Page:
14. Great article. I’m still very concerned about slaughtering practices in the US, as I have seen several videos of these inhumane practices. I know you argue that these videos are few and far between, but although I have visited humane family farms, the process of slaughter is often a hidden one in my experience. And with the problems of deforestation, pollution from the cattle waste, and other issues associated with such high meat consumption (including seemingly unavoidable suffering in slaughter- I read this heartbreaking article on the “last pig” problem a while back, and it stuck with me: https://www.thedodo.com/community/BobComis/the-last-pig-459345722.html), I think the solution lies in not only encouraging humane animal husbandry and slaughter, but in reducing our meat consumption in general and purchasing directly from the family farms whenever possible. That way we know exactly where our meat comes from, and how it has been raised. I am a former vegetarian, but I think my return to meat eating, health aside, is that in refusing to eat meat I opt out of voting for the kind of farms I want to stay in business- that is, the humane ones. The problem with corporations who sell meat products is that we have no way of knowing where or how the animals were raised. I stumbled on a Tyson chicken raising operation near my aunt’s house in the country a few years ago, and the door to the warehouse was unlocked. No one was around, so I went in and observed. The chickens did not look healthy or happy (there were so many packed in that they had difficulty moving), but they did appear to have a working water system and food, so it was difficult to see the line between caring just enough and irresponsible husbandry. I would not personally want to support that particular plant, but in purchasing from Tyson I do that whether the particular chickens I eat were raised in better or worse conditions. If I purchase directly from a local farmer, however, I not only support humane practices- I support someone I can personally come to know and respect, and I can give myself peace of mind in knowing that I am not contributing to those operations which are inhumane- however few or many they may be. Thanks again for your thoughtful article.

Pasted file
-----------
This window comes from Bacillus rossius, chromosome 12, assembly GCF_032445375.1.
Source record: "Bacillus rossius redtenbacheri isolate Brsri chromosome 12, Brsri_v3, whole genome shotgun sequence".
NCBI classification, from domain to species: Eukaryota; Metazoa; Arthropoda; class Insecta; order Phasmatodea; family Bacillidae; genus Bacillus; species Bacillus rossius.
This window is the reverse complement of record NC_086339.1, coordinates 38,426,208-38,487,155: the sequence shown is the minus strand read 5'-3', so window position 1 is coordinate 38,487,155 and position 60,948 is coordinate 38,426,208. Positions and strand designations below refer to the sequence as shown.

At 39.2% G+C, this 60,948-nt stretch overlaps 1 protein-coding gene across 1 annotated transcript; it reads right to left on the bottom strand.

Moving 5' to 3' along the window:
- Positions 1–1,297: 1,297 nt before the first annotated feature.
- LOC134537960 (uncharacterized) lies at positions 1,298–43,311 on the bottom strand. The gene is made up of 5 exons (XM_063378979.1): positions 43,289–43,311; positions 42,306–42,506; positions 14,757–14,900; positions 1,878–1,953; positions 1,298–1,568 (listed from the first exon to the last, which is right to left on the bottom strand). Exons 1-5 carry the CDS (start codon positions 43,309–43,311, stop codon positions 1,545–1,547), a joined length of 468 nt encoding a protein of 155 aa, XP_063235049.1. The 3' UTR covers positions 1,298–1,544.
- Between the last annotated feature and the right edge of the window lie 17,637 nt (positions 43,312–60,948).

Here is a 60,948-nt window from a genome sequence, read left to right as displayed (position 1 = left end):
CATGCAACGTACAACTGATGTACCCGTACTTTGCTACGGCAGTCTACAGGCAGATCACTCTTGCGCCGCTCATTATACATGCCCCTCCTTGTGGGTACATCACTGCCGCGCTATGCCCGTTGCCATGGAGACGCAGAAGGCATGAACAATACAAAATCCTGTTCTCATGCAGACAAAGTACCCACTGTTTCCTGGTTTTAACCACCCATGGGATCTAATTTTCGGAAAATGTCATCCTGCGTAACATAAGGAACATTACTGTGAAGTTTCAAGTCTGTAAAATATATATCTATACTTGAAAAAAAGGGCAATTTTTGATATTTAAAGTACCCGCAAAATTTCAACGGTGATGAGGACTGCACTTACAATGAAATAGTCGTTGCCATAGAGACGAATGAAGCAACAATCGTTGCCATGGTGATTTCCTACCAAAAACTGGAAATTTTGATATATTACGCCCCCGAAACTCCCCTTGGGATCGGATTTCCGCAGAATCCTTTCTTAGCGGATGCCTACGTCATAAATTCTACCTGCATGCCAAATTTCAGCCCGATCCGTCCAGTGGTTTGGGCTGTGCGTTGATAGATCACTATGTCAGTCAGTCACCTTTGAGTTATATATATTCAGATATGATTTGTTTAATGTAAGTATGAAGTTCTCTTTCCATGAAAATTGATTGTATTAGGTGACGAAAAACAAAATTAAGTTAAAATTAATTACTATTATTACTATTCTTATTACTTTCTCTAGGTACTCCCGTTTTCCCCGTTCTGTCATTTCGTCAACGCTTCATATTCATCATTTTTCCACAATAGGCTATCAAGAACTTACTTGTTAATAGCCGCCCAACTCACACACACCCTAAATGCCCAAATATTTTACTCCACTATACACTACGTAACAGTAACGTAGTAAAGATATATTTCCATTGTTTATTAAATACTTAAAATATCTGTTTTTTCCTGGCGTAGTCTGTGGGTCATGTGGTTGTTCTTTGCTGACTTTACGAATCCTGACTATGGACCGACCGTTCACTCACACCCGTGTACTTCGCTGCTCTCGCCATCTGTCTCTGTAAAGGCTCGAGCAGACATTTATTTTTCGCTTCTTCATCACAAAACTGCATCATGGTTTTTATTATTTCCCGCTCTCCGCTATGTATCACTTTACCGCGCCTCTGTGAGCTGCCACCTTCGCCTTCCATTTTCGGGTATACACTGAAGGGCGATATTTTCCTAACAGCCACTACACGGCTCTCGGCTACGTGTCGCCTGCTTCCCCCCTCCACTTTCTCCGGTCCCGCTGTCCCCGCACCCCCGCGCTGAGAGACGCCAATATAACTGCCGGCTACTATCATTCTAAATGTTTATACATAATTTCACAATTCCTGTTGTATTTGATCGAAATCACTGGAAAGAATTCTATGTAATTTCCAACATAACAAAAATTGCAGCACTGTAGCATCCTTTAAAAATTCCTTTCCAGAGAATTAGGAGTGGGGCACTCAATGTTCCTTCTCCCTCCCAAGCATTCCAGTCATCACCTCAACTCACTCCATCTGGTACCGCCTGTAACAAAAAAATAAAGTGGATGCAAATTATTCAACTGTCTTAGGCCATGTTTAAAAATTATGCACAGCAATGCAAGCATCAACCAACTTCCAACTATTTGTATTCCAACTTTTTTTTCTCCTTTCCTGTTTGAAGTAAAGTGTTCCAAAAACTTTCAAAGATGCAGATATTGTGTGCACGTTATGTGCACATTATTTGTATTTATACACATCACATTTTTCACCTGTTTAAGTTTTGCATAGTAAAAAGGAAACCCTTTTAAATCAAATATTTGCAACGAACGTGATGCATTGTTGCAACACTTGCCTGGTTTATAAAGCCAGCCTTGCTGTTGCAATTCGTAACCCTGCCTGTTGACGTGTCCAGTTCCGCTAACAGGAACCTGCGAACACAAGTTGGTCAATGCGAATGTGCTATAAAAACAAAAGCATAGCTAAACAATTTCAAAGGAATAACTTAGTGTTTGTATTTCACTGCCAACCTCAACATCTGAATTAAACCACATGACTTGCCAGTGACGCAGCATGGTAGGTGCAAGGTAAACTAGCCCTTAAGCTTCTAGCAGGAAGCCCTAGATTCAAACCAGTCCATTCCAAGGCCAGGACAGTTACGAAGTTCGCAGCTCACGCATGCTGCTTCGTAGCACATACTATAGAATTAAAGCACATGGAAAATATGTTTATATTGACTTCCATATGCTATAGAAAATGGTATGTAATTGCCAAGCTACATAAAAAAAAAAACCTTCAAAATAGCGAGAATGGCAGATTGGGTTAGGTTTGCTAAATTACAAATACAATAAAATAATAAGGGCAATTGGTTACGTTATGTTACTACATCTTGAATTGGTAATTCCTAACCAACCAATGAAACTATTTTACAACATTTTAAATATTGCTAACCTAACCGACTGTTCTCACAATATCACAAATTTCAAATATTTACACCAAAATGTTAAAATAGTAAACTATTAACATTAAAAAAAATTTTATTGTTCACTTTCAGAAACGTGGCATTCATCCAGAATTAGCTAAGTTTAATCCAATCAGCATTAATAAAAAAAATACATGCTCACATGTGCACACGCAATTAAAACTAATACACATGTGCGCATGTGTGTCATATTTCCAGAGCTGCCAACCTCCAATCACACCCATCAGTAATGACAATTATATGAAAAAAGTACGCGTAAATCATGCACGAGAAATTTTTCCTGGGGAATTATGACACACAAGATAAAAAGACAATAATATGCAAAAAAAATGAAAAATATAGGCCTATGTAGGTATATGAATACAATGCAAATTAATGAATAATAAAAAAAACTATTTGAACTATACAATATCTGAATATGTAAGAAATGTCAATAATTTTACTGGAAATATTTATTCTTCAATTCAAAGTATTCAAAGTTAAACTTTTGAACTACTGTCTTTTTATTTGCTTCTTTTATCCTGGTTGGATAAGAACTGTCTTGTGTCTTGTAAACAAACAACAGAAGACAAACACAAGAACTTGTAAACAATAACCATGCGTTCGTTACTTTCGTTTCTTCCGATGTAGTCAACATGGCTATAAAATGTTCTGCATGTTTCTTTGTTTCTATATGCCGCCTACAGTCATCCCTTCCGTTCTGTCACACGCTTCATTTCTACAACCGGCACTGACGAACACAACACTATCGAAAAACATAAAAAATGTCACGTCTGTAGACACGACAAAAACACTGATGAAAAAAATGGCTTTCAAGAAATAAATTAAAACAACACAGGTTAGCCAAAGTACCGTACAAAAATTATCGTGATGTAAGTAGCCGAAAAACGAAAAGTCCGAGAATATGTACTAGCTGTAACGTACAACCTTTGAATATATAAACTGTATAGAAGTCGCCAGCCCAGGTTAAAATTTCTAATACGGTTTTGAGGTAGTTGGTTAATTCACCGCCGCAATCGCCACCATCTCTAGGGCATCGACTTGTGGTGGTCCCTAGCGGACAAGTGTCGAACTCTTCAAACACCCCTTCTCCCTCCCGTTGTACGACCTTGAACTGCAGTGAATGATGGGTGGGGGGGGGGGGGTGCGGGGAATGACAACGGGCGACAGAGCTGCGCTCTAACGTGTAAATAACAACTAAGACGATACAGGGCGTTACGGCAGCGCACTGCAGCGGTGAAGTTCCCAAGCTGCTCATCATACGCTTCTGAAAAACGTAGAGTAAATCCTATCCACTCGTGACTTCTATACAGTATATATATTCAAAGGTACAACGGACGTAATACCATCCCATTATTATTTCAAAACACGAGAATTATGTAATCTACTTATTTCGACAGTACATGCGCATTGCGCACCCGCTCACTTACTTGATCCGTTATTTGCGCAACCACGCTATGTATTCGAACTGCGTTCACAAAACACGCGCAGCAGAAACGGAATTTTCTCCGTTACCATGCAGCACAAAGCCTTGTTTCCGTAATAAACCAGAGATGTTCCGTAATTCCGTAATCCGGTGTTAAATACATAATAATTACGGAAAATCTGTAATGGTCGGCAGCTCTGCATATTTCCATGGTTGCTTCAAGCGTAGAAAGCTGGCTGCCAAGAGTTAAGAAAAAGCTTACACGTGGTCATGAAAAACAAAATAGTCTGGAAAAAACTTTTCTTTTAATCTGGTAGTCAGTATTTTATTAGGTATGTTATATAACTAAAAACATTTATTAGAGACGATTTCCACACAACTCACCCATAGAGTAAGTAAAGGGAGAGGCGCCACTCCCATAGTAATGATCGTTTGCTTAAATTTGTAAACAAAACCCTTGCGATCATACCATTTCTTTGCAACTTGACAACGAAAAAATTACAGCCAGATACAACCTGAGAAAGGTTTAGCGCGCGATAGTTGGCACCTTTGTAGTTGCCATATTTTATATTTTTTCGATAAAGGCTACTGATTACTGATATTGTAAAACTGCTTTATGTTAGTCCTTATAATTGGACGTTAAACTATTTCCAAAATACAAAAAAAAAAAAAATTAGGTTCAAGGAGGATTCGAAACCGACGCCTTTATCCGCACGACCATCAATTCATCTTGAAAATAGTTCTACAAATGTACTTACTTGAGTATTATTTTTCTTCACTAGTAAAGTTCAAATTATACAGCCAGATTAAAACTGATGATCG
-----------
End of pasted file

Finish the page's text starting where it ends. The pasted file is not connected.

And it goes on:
• In my view there is something very wrong with your actions, on tow levels. First, intentially breaking the law. Secondly, risking that farmers livestock to disease.

      Why do you think it is fine to trespass onto someone else’s property and enter a building? Regardless of your good intentions to make sure the animals were being treated according to your personal values, you have broken a law.

      Worse yet, you very well could have transmitted a disease to those animals. Since you care so much, please make yourself aware of biosecurity practices on livestock farms. There are sound reasons to limit human contact in order to protect livestock from disease transmission.

      • I did not approach them- I observed, keeping a healthy distance. Laws in my opinion do not approach ethical obligations. My ethical obligation is to ensure that animals are being treated humanely, and this goes above legal obligations when the two conflict, although, being around 16 at the time, I doubt the police would have thrown away the key. That said, thank you for refusing to address my ethical concerns and only chiding me for underage trespassing, which just about every teenager does at some point or another, usually for less ethically-inclined reasons.

  15. As an ex farmer from the UK, now living in the US, I have been following your antics for a while now. My family back in the UK are all still involved in agriculture with my brother harvesting over 3000 acres of corn each year. For far too long, agriculture has allowed itself to become manipulated by corporations and misinformed individuals. I think what you guys are doing is nothing short of brilliant as you are not only trying to entertain but educate people at the same time. Congratulations on a very well written article and may your popularity and farming exploits go from strength to strength.

    PS I was gutted to see that you are only open at certain times of the year, as I am visiting Kansa in septemeber and would loved to have met you. Also, there is a guy in the UK called Jimmy who is trying to promote agriculture in the same way as you. He has done several programmes for the BBC, you ought to get in touch!